I’m embarrassed to say I have never read any of Vladimir Nabokov’s books and didn’t know much about the author’s life, let alone that he had a younger brother who had a very interesting life himself. But I have read several of Paul Russell’s other novels and liked them, so I gave this one a try, despite its dry title.
The book is a remarkable achievement in historical fiction, though tilted toward the latter modifier of the genre. The book is distinctly different from Russell’s earlier novels in construction, language and tone and vividly evokes an epoch spanning the time of tsarist Russia to the Second World War. As an aristocrat fleeing from a crumbling Russia after the Bolshevik revolution, Sergey Nabokov takes safe harbor in cities from London to Paris to Berlin as the story unfolds, falling in with some of the great artistic luminaries of the era, including Cocteau (Russell’s best achievement in creating a character that jumps off the page), Diaghilev, Gertrude Stein and, of course, his now immortal brother. Part biography, part fantasy and wholly imaginative, “Unreal Life” is completely absorbing as it traces a life filled with love, loss and extraordinary adventure.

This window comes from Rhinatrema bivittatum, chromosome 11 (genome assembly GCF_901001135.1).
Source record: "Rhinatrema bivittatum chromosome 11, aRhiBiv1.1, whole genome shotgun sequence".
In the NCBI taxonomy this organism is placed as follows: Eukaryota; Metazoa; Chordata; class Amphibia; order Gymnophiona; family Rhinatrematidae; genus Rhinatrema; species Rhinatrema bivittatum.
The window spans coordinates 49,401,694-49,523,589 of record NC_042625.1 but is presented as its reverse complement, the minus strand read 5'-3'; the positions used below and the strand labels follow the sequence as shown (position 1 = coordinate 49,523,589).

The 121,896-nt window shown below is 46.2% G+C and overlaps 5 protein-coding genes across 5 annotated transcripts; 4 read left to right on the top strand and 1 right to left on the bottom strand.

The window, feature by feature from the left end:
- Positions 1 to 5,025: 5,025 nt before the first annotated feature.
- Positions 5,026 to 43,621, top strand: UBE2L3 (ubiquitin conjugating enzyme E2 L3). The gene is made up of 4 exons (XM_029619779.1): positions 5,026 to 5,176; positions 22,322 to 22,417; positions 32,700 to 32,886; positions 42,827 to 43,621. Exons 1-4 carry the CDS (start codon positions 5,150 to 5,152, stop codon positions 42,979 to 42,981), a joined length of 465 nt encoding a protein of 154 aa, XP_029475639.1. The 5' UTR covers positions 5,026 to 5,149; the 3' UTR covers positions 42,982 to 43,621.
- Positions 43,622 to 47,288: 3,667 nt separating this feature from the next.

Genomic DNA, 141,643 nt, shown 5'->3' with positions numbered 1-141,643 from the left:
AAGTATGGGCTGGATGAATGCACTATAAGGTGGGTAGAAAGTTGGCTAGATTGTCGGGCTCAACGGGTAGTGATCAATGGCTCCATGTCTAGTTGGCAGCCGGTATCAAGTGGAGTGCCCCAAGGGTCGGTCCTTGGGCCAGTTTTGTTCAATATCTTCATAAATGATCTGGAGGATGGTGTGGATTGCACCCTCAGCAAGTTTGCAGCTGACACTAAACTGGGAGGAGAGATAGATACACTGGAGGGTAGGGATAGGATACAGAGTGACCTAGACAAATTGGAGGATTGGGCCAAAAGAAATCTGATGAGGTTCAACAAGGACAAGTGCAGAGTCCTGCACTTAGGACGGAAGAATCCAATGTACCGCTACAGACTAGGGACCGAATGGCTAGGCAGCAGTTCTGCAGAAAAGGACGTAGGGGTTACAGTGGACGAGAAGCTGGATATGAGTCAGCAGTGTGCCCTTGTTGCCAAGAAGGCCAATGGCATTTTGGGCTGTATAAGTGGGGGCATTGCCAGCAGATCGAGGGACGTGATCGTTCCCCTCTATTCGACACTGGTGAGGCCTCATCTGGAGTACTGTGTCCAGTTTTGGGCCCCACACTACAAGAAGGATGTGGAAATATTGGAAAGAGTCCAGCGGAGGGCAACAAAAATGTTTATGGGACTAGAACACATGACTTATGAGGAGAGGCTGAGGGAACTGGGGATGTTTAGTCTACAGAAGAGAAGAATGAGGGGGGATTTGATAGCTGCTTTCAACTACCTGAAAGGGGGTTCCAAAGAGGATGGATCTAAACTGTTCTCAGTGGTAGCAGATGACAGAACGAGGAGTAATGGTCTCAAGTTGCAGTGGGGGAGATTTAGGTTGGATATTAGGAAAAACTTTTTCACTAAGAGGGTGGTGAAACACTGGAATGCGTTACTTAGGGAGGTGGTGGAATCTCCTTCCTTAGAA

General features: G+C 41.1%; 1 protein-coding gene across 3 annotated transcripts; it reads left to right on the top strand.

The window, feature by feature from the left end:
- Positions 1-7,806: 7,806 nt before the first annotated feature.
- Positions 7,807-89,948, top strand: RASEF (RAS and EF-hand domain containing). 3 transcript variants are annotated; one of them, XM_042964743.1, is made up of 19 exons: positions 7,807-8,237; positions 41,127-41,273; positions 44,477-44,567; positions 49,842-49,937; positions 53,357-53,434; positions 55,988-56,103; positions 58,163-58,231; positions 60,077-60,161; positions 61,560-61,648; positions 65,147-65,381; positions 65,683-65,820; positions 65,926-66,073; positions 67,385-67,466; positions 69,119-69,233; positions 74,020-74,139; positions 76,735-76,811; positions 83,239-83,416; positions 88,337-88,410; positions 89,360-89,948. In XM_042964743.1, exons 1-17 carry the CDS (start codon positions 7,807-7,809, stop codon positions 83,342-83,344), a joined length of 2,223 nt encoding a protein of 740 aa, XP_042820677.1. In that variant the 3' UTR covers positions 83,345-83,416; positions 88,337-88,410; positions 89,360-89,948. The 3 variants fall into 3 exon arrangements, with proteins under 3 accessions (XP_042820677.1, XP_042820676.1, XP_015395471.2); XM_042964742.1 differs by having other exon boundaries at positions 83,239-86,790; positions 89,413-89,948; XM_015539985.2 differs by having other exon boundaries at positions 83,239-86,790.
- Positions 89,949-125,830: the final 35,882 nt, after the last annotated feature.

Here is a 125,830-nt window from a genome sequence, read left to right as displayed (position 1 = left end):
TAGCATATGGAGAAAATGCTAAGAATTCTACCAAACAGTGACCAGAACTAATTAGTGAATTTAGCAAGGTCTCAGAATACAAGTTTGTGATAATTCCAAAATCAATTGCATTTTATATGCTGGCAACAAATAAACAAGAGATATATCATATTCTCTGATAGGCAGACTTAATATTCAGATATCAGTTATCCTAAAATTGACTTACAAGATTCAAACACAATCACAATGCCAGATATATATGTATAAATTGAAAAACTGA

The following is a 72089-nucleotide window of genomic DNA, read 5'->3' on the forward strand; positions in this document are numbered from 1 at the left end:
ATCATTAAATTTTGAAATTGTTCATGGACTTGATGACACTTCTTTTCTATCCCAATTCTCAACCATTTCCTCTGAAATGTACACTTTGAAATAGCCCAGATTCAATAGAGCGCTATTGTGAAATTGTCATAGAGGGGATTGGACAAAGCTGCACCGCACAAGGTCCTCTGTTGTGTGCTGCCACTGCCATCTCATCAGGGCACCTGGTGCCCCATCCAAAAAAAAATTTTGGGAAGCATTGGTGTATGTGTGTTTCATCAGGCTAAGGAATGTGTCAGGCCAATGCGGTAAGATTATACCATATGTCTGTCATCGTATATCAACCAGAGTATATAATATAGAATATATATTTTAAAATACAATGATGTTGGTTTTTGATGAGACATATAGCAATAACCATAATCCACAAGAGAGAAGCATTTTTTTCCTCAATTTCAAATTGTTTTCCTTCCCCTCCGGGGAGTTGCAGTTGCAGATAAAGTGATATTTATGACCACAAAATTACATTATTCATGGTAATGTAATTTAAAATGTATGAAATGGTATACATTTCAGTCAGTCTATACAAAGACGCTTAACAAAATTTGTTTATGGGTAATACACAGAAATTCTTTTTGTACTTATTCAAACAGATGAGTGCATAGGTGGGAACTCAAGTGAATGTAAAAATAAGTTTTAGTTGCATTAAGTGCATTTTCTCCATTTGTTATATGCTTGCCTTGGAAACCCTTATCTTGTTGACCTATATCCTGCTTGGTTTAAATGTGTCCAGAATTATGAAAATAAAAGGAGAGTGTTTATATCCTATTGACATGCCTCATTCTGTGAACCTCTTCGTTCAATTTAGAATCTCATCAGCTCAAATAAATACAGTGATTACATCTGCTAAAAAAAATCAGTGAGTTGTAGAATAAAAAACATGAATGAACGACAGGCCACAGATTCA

My favorite passage comes when Sergey has a revelation about his seemingly
insouciant brother: “And I believe I have found something else as well– that we only, any of us, live in art. No matter whether it is in books, painting, music, or dance, it is there we flourish, there we survive. It has taken me many years to come to this realization.”
I great read. I hated for it to end.